There is beautiful play in praising the beauty of the beloved and at the same time tongue in cheek praising his own good looks because his name and pen-name is ‘qamar’. The locks of the beloved come loose and blow in front of her face. The poet/lover likens it to an eclipse and admonishes the beloved to be careful about spoiling the beauty of the moon.

khulbuli1 much gayee taarauN meN qamar2 ne dekha
shab ko ye chaand si surat jo dikha di tum ne
1.disturbance, panic 2.full moon, poet’s name and pen-name
On the surface it is straightforward praise of the beauty of the beloved. She shows her moonlike face, and all the stars are in a state of excitement at seeing this spectacle. But the play on words suggests that he may be praising his own beauty.

husn-e yaar – inteKhaab qamar jalalavi

dekhi qamar kuchh afshaaN1 us mah-jabiN2 ke ruKh3 par
kitne haseen4 taare lagte haiN chaandni meN

1.glitter (usually applied to the forehead as glittering particles) 2.moon-forehead, moon-faced 3.face 4.beautiful

The brow/forehead of the beloved is like the moon (say a quarter-moon) – both in shape and in brightness.  The glitter on her brow appears like stars around the moon.  And because ‘qamar’ is watching, there is chaandni.  Thus there is a multiple play on words as the poet/lover looks at the beloved and addresses himself.

qamar afshaaN1 chuni2 hai us ne, ruKh3 pe is saleeqe4 se
sitaare aasmaaN se dekhne to aaye jaate haiN

1.glitter 2.selected, arranged 3.face, brow 4.tastefully, elegance

O qamar, she has arranged glitter on her forehead with such elegance that stars descend from the skies to have a look.  Decsending stars could be shooting stars – she is so beautiful that all this tumult happens in the sky and of course, qamar is watching.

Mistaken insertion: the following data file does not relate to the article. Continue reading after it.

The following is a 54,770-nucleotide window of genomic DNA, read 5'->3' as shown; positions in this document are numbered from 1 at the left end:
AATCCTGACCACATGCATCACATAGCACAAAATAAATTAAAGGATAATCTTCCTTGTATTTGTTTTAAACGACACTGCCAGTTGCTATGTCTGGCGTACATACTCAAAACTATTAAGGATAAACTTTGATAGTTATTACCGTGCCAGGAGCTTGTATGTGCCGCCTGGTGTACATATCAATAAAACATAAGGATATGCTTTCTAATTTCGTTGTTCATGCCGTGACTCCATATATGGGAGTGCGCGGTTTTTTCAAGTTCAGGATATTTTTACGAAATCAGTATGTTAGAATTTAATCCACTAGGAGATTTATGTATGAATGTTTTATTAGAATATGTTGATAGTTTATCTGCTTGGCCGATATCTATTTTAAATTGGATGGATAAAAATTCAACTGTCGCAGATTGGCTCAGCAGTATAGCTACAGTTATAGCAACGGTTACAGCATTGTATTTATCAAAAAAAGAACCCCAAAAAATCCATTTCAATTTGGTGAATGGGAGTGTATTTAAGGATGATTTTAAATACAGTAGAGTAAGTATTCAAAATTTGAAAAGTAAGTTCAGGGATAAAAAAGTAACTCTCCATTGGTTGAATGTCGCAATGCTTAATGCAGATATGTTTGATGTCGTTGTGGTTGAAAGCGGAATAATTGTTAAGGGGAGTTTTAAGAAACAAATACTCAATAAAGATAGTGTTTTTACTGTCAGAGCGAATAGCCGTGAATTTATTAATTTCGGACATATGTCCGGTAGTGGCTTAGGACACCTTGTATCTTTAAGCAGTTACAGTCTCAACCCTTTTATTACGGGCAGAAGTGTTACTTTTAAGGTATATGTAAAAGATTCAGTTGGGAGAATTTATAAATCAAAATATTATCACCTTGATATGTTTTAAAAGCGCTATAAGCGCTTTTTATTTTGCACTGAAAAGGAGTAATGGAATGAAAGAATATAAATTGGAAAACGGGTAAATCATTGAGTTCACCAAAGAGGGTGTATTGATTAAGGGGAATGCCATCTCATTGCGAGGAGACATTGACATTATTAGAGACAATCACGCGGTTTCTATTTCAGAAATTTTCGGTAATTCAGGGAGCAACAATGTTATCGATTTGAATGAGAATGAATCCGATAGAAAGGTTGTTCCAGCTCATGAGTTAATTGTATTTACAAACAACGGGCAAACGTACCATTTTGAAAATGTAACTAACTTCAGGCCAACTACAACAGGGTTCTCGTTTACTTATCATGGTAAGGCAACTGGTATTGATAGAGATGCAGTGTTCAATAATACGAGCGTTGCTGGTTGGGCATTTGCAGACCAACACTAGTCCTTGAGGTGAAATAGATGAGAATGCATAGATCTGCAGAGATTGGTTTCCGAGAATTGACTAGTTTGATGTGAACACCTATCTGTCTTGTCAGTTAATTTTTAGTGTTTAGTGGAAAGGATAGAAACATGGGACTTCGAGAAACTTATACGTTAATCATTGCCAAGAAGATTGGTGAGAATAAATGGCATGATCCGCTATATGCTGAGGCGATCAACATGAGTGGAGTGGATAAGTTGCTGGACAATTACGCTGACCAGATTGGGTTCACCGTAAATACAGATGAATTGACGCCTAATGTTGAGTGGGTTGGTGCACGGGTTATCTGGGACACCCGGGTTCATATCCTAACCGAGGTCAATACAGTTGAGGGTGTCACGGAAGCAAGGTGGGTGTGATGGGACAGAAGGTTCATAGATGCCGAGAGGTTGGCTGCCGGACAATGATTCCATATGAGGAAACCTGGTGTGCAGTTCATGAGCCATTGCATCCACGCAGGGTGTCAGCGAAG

jalva-gar1 bazm2-e haseenaaN3 meN haiN vo is shaan4 se
chaand jaise aye qamar taarauN bhari mahfil5 meN ho

1.displaying beauty 2.gathering, assembly 3.beauties 4.elegance 5.assembly, party

The beloved is surrounded by her friends.  Her beauty outshines theirs with such elegance that she looks like the moon among many stars.  Of course, the poet himself is also ‘qamar’.  Thus the poet is (tongue in cheek) praising his own beauty/style.

tere qurbaan1 qamar, muNh sar2-e gulzaar3 na khol
sadqe4 is chaand si soorat pe na ho jaaye bahaar5

1.used colloquially to mean ‘do this for my life’ 2.at the head of 3.garden 4.sacrifice itself

It is spring and the beloved has come for a stroll in the garden.  She is about to take her veil off.  The poet/lover is alarmed – I beg you upon my life, please don’t take your veil off.  Spring will die/sacrifice itself because your moonlike beauty is far superior to the beauty of Spring.  Of course, the use of ‘qamar’ and ‘chaand’ goes so well with the name and pen-name of the poet.

lee-dee1 si ek nigaah2 sitaaroN pe Daal ke
sharma gaye ke dekh raha hai qamar mujhe

1.an expression used to mean ‘casual’ 2.glance

The beloved cast a casual glance at the stars and was embarrassed to see that the full moon/poet/lover staring at her.

qamar achha nahiN gesu1 ruKh2-e raushan pe aa jaana
gahan3 jab bhi laga hai chaand ki tanveer4 bigRi hai

1.hair, locks 2.face, forehead, cheeks 3.eclipse 4.brilliance

There is beautiful play in praising the beauty of the beloved and at the same time tongue in cheek praising his own good looks because his name and pen-name is ‘qamar’.  The locks of the beloved come loose and blow in front of her face.  The poet/lover likens it to an eclipse and admonishes the beloved to be careful about spoiling the beauty of the moon.

khulbuli1 much gayee taarauN meN qamar2 ne dekha
shab ko ye chaand si surat jo dikha di tum ne

1.disturbance, panic 2.full moon, poet’s name and pen-name

On the surface it is straightforward praise of the beauty of the beloved.  She shows her moonlike face, and all the stars are in a state of excitement at seeing this spectacle.  But the play on words suggests that he may be praising his own beauty.